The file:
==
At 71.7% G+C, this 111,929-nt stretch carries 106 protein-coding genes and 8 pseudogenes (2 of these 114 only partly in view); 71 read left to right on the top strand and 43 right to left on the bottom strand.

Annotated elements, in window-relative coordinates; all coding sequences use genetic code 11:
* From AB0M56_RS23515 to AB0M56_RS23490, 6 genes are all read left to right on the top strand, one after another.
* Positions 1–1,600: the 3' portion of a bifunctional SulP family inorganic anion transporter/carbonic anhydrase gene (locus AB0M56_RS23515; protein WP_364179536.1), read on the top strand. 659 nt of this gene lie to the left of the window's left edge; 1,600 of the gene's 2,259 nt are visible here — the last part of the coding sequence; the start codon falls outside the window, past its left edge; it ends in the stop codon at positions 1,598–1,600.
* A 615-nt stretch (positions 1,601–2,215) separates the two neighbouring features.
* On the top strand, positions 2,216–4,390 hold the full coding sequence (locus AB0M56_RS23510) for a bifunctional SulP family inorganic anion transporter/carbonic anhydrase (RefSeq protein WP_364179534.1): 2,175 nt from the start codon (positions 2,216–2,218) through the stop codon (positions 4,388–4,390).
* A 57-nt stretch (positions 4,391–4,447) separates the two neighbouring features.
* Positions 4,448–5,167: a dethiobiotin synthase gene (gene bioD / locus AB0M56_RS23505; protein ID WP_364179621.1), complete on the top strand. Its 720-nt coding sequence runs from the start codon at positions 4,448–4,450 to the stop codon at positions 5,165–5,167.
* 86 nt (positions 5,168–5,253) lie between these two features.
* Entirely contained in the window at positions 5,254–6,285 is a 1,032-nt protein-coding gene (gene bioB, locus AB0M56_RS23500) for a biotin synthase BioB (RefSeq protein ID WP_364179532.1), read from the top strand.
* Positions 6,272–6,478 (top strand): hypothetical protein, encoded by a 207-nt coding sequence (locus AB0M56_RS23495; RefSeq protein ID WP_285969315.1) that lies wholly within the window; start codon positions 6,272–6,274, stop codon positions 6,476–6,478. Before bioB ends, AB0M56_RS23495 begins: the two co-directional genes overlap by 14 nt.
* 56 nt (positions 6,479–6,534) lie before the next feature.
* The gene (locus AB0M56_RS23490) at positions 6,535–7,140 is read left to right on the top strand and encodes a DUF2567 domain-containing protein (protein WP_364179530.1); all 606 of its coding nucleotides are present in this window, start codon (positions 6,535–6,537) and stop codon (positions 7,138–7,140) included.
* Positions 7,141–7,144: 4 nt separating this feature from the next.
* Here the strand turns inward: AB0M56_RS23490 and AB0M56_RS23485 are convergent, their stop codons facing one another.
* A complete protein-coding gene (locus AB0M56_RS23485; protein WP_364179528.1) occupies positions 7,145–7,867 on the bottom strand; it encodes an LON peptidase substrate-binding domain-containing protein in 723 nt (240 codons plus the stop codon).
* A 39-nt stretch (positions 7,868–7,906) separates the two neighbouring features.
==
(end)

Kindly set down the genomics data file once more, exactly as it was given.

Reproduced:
At 71.7% G+C, this 111,929-nt stretch carries 106 protein-coding genes and 8 pseudogenes (2 of these 114 only partly in view); 71 read left to right on the top strand and 43 right to left on the bottom strand.

Annotated elements, in window-relative coordinates; all coding sequences use genetic code 11:
* From AB0M56_RS23515 to AB0M56_RS23490, 6 genes are all read left to right on the top strand, one after another.
* Positions 1–1,600: the 3' portion of a bifunctional SulP family inorganic anion transporter/carbonic anhydrase gene (locus AB0M56_RS23515; protein WP_364179536.1), read on the top strand. 659 nt of this gene lie to the left of the window's left edge; 1,600 of the gene's 2,259 nt are visible here — the last part of the coding sequence; the start codon falls outside the window, past its left edge; it ends in the stop codon at positions 1,598–1,600.
* A 615-nt stretch (positions 1,601–2,215) separates the two neighbouring features.
* On the top strand, positions 2,216–4,390 hold the full coding sequence (locus AB0M56_RS23510) for a bifunctional SulP family inorganic anion transporter/carbonic anhydrase (RefSeq protein WP_364179534.1): 2,175 nt from the start codon (positions 2,216–2,218) through the stop codon (positions 4,388–4,390).
* A 57-nt stretch (positions 4,391–4,447) separates the two neighbouring features.
* Positions 4,448–5,167: a dethiobiotin synthase gene (gene bioD / locus AB0M56_RS23505; protein ID WP_364179621.1), complete on the top strand. Its 720-nt coding sequence runs from the start codon at positions 4,448–4,450 to the stop codon at positions 5,165–5,167.
* 86 nt (positions 5,168–5,253) lie between these two features.
* Entirely contained in the window at positions 5,254–6,285 is a 1,032-nt protein-coding gene (gene bioB, locus AB0M56_RS23500) for a biotin synthase BioB (RefSeq protein ID WP_364179532.1), read from the top strand.
* Positions 6,272–6,478 (top strand): hypothetical protein, encoded by a 207-nt coding sequence (locus AB0M56_RS23495; RefSeq protein ID WP_285969315.1) that lies wholly within the window; start codon positions 6,272–6,274, stop codon positions 6,476–6,478. Before bioB ends, AB0M56_RS23495 begins: the two co-directional genes overlap by 14 nt.
* 56 nt (positions 6,479–6,534) lie before the next feature.
* The gene (locus AB0M56_RS23490) at positions 6,535–7,140 is read left to right on the top strand and encodes a DUF2567 domain-containing protein (protein WP_364179530.1); all 606 of its coding nucleotides are present in this window, start codon (positions 6,535–6,537) and stop codon (positions 7,138–7,140) included.
* Positions 7,141–7,144: 4 nt separating this feature from the next.
* Here the strand turns inward: AB0M56_RS23490 and AB0M56_RS23485 are convergent, their stop codons facing one another.
* A complete protein-coding gene (locus AB0M56_RS23485; protein WP_364179528.1) occupies positions 7,145–7,867 on the bottom strand; it encodes an LON peptidase substrate-binding domain-containing protein in 723 nt (240 codons plus the stop codon).
* A 39-nt stretch (positions 7,868–7,906) separates the two neighbouring features.